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#### NAME

       makeindex - a general purpose, formatter-independent index processor



#### SYNOPSIS

       makeindex  [-c]  [-g]  [-i] [-l] [-o ind] [-p num] [-q] [-r] [-s sfile] [-t log] [-L] [-T]
[idx0 idx1 idx2...]



#### DESCRIPTION

       The program makeindex is a general purpose hierarchical index generator; it accepts one or
more  input  files  (often produced by a text formatter such as TeX (tex(1L)) or troff(1),
sorts the entries, and produces an output file which can be formatted.  The index can have
up  to  three levels (0, 1, and 2) of subitem nesting.  The way in which words are flagged
for indexing within the main document is specific to the formatter  used;  makeindex  does
not  automate  the process of selecting these words.  As the output index is hierarchical,
makeindex can be considered complementary to the  awk(1)-based  make.index(1L)  system  of
Bentley  and Kernighan, which is specific to troff(1), generates non-hierarchical indices,
and employs a much simpler syntax for indicating index entries.  For illustration  of  use
with troff and TeX, see the section EXAMPLES below.

The formats of the input and output files are specified in a style file; by default, input
is assumed to be a .idx file, as generated by LaTeX.

Unless specified explicitly, the base name of the first  input  file  (idx0)  is  used  to
determine  the  names  of other files.  For each input file name specified, a file of that
name is sought.  If this file is not found  and  the  file  name  has  no  extension,  the
extension .idx is appended.  If no file with this name is found, makeindex aborts.

If  exactly  one  input  file was given and no explicit style file was specified using -s,
makeindex uses a file with the extension .mst as default style file (when present).

For important notes on how to select index keywords, see the  document  by  Lamport  cited
below.   As  an  issue  separate from selecting index keywords, a systematic mechanism for
placing index terms in a document is suggested in  Index  Preparation  and  Processing,  a
paper cited below.



#### OPTIONS

       -c        Compress  intermediate  blanks  (ignoring leading and trailing blanks and tabs).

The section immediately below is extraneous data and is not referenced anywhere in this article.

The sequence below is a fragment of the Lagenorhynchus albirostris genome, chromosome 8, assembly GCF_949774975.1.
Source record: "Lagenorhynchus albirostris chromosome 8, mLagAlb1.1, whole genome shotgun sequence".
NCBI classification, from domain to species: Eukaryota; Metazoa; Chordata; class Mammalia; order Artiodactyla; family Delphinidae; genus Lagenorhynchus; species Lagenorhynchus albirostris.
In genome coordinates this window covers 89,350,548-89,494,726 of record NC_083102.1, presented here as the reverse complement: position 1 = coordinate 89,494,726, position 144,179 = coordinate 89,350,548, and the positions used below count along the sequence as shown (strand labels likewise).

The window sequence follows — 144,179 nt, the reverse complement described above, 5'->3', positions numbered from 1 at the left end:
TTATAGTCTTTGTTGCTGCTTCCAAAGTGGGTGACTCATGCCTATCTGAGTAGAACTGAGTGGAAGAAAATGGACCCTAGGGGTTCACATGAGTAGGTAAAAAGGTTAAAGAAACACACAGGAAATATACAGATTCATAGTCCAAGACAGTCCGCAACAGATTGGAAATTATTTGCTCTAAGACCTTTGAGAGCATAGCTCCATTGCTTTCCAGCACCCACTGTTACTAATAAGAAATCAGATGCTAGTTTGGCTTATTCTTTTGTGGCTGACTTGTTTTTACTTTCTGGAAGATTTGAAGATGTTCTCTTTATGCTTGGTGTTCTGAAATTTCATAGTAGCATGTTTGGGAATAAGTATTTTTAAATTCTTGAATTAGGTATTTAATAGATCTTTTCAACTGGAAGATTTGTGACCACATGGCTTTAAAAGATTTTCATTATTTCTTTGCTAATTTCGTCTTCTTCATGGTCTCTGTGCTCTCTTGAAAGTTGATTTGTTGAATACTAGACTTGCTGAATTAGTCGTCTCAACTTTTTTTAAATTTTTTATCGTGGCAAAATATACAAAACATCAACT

By default, blanks in the index key are retained.

-g        Employ German word ordering in the index, in accord with rules set forth in  DIN
5007.   By  default,  makeindex  employs a word ordering in which precedence is:
symbols, numbers, uppercase letters, lowercase letters.  The sequence in  German
word  ordering  is:  symbols,  lowercase  letters,  uppercase  letters, numbers.
Additionally, this option enables makeindex to recognize the German TeX-commands
{"a,  "o,  "u  and "s} as {ae, oe, ue and ss} during the sorting of the entries.
The quote character must be redefined in a style  file  (for  example,  redefine
quote  as '+').  If the quote character is not redefined, makeindex will produce
an error message and abort.

-i        Take input from stdin.  When this option is specified and -o is not,  output  is
written to stdout.

-l        Letter ordering; by default, word ordering is used (see the ORDERING section).

-o ind    Employ  ind  as  the output index file.  By default, the file name is created by
appending the extension .ind to the base name of the first input file (idx0).

-p num    Set the starting page number of the output index file to be num (useful when the
index file is to be formatted separately).  The argument num may be numerical or
one of the following:

any       The starting page is the last source page number plus 1.

odd       The starting page is the first odd page following the last source page
number.

even      The  starting  page  is  the first even page following the last source
page number.

The last source page is obtained by searching backward in the log file  for  the
first instance of a number included within paired square brackets ([...]).  If a
page number is missing or the log file is not found, no attempt will be made  to
set  the  starting  page  number.   The  source  log  file name is determined by